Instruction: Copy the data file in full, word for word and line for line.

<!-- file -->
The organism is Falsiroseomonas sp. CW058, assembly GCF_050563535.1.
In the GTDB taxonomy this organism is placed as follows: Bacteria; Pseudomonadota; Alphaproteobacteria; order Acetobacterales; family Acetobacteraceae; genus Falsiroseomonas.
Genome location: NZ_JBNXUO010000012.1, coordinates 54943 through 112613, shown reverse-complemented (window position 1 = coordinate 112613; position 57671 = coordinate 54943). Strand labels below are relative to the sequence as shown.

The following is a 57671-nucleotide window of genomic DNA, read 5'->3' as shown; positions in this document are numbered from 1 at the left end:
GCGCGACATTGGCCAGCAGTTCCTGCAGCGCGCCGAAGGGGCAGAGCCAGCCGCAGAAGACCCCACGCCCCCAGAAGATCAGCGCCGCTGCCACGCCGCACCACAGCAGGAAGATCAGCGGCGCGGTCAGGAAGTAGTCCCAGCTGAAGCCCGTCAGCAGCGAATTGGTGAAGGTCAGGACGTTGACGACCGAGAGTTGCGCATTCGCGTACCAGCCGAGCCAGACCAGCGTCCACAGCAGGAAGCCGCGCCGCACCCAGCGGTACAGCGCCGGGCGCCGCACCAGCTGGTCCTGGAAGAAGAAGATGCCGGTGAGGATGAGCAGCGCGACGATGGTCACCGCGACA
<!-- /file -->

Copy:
The organism is Falsiroseomonas sp. CW058, assembly GCF_050563535.1.
In the GTDB taxonomy this organism is placed as follows: Bacteria; Pseudomonadota; Alphaproteobacteria; order Acetobacterales; family Acetobacteraceae; genus Falsiroseomonas.
Genome location: NZ_JBNXUO010000012.1, coordinates 54943 through 112613, shown reverse-complemented (window position 1 = coordinate 112613; position 57671 = coordinate 54943). Strand labels below are relative to the sequence as shown.

The following is a 57671-nucleotide window of genomic DNA, read 5'->3' as shown; positions in this document are numbered from 1 at the left end:
GCGCGACATTGGCCAGCAGTTCCTGCAGCGCGCCGAAGGGGCAGAGCCAGCCGCAGAAGACCCCACGCCCCCAGAAGATCAGCGCCGCTGCCACGCCGCACCACAGCAGGAAGATCAGCGGCGCGGTCAGGAAGTAGTCCCAGCTGAAGCCCGTCAGCAGCGAATTGGTGAAGGTCAGGACGTTGACGACCGAGAGTTGCGCATTCGCGTACCAGCCGAGCCAGACCAGCGTCCACAGCAGGAAGCCGCGCCGCACCCAGCGGTACAGCGCCGGGCGCCGCACCAGCTGGTCCTGGAAGAAGAAGATGCCGGTGAGGATGAGCAGCGCGACGATGGTCACCGCGACA